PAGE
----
The other thing is that we laughed a lot; we always told jokes. My mother would say the raunchiest things! It was the first time I had been in an environment full of women. I was very athletic, so I was always the only woman on boys’ teams. I was always around men; I was usually the captain. So to be in an environment for the women, where there was softness and vulnerability, I saw the value of women, the power of women working together.
The play and the movie are quite different, so what is the musical going to be like?
What’s beautiful is that because I have a play and a movie, the book of the musical now combines both things. And it’s contemporary, set in the present. Originally the producers wanted to keep it as close to the play as possible, but they realize now that there are a lot of beautiful emblems from the movie that they need to use. So it’s a combination of the two, with, of course, Lisa’s take on it. We now have all these amazing women, who, after Trump won, said, “If that bozo can be the president, anybody can—let’s go be leaders.” So it also celebrates all the progress that has happened for women’s rights—despite the abortion decision.
Well, I know Lisa has another play on that subject that is getting some new productions. So after NYU, you went to Columbia College in Chicago. Did you see much of the city’s famous theatre while you were there?
No; I was so broke. I could only ever go if I got free tickets. But I did get produced at Victory Gardens.
One common story about L.A. theatre is that it doesn’t get recognized at all. Mark Ruffalo did a lot of 99-seat theatre but didn’t get attention from L.A. casting directors and agents until he was in This Is Our Youth in New York.
Right, I have to make it in New York and then they’ll produce me in L.A., only five minutes from my house. I pointed this out to all the artistic directors in a public panel at Pasadena Playhouse. We were talking about diversity and inclusion, they were like, “There’s no prejudice in favor of the East Coast.” I said, “Bullshit. That’s why I started a theatre company, because you would never produce me.” Everybody applauded. I’m the person that will call people’s shit out, and then I’ll pay the price. But I’m happy to do that. I think that’s my role. I know that I can produce theatre; I can produce films. I can basically do anything myself, including give myself plenty of orgasms. I’m pretty independent. The reason I’m not afraid is, I can eat Top Ramen for the rest of my life; I can eat beans and rice, right? You don’t scare me, because I’ve never had privilege. I’m not afraid to lose anything. Maybe this is the role of the writer, to say: “Look, you don’t want to see it; I’ll show it to you.” People will attack me, it’s okay. You can’t take me down. I’ve had racism, sexism, every kind of ism thrown at me. Now it’s ageism. So I go: Just try taking me down. You cannot.
I read that you have a restaurant too, is that right?
Yes. I went to Cordon Bleu; I am a chef. My ex-husband is French American. We were against the Iraq war; we protested and then we moved to France. We were going to start a life in France, and I went to Cordon Bleu. Long story short, I realized that as much as it sucks to be a Mexican here, it’s even worse in France. I got mistaken for an Arab all the time, and I was treated even worse. I was like, you gotta leave your country to love it. So I wrote a novel and I got a degree from a French cooking school, and then we came back. And we said, let’s start a theatre, but do it professionally. And that’s when we decided to start Casa 0101. And my favorite restaurant, La Serenata de Garibaldi, which had this incredible French Mexican fusion—we found out that they closed down, went out of business. We didn’t want it to become a symbol of gentrification; that restaurant becoming a hipster brewery bar or whatever would be like the nail in the coffin for gentrification. We had been trying to open a French restaurant just down the street at another location.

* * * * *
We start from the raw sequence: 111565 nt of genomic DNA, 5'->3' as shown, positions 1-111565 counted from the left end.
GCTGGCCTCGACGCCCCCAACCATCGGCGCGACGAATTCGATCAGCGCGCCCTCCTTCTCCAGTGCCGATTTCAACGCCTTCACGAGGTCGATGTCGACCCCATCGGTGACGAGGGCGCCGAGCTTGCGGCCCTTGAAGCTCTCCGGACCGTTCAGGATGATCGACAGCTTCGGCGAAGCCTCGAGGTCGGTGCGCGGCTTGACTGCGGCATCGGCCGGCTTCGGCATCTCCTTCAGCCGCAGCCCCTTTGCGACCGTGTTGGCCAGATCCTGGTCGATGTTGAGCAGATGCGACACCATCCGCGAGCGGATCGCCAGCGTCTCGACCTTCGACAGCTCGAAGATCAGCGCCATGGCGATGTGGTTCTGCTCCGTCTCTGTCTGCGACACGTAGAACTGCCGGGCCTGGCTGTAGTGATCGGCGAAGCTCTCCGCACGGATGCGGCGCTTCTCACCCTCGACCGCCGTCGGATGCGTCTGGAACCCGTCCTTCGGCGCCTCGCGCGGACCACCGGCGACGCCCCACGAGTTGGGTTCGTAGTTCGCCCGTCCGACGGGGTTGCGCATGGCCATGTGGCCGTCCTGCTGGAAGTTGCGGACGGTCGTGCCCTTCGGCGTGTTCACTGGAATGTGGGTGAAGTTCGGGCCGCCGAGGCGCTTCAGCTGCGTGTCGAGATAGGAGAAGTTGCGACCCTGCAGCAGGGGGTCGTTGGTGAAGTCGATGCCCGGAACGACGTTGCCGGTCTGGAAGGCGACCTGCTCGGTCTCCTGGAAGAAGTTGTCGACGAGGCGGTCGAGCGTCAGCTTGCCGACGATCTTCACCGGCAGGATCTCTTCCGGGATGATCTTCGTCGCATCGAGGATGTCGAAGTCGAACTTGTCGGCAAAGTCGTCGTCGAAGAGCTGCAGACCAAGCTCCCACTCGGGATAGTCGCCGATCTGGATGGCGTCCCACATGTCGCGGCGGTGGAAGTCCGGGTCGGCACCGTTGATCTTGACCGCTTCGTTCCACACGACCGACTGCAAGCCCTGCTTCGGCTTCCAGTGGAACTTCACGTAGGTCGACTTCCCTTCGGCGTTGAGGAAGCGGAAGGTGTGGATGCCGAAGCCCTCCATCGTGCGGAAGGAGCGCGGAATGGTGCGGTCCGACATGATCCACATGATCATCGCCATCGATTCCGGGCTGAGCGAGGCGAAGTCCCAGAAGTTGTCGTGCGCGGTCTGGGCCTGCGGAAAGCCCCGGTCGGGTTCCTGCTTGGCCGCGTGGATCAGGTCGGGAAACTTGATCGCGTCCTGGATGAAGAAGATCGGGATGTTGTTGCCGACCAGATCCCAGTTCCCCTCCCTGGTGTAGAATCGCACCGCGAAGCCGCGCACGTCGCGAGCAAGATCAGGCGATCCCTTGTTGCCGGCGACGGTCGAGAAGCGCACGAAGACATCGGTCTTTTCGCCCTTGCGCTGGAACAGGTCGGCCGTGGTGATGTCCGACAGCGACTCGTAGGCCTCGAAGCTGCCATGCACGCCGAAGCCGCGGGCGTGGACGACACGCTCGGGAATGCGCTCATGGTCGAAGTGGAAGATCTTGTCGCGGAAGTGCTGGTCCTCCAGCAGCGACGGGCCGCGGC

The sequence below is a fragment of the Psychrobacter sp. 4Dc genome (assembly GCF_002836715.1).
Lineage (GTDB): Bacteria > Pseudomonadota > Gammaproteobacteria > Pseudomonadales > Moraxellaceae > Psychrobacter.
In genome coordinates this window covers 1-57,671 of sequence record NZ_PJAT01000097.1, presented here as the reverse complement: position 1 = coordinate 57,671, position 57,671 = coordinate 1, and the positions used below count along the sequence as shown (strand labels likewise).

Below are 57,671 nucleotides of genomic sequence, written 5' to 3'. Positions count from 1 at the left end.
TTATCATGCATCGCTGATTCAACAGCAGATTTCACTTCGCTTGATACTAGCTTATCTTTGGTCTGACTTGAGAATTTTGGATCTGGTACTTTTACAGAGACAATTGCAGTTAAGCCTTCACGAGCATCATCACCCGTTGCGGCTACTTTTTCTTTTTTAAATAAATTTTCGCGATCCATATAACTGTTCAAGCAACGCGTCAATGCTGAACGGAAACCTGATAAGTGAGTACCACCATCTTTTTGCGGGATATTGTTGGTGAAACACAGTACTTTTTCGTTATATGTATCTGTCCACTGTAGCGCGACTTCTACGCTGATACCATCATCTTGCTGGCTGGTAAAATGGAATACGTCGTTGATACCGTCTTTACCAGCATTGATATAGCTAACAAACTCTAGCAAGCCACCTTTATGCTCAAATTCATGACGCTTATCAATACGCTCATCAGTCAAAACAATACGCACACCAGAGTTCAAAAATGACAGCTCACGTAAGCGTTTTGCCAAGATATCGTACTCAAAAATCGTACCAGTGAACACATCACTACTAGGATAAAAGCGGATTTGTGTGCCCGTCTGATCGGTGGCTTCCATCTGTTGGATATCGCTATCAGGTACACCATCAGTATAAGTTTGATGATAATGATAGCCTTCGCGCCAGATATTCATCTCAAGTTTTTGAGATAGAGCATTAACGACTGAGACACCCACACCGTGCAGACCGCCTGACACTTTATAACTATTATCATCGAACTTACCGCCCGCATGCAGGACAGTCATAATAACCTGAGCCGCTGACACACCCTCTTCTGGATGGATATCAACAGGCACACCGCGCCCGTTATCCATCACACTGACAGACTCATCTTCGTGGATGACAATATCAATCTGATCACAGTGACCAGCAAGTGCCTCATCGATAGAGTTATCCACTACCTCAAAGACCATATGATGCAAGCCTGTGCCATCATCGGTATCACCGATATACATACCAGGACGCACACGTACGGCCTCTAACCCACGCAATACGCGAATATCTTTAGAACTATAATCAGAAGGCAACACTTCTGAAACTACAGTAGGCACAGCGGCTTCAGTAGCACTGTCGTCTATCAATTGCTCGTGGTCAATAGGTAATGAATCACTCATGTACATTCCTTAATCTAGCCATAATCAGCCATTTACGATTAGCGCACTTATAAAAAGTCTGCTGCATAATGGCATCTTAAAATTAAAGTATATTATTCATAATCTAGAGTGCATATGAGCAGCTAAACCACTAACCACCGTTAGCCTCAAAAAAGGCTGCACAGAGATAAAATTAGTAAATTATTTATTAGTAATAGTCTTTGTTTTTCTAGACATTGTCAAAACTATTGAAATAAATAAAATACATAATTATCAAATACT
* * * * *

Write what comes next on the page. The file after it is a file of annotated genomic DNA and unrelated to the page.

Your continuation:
The ridiculous thing is—you know, when they built Los Angeles, they basically built East L.A. to be the servants’ quarters, so there’s no parking, because people were too poor to have cars; they had the red trolley. So it was created in a way that this community could not thrive. In L.A. you cannot open a restaurant without parking. We couldn’t even open a theatre without parking; I had to go to the Boyle Heights Chamber to beg and cry and say, “Look, we’re trying to open a performing arts center; there are 87 gangs in this community but there’s no theatre, no cultural center. You know why there are 87 gangs? Because they don’t need permits for parking.” Boyle Heights was supposed to be the ghetto. It was created to be a ghetto. And so it’s been my attempt to bring theatre and fine dining, the beautiful experiences that rich people take for granted—I just want working-class Latinos to have this. When I lived in Paris, I was so amazed; even if you’re unemployed, struggling financially, you can still get vouchers to go see a play and go have a nice dinner. It’s considered a human right to be inspired, to get enriched. And I remember thinking, wouldn’t that be wonderful if people could come have dinner, go to the theatre, see something inspiring, and be so inspired that they want to keep the conversation going, and go back for drinks and dessert? And wouldn’t it be great if the actors had a place to go? That was my dream, to have a destination. Because everywhere else you can do that, except these communities.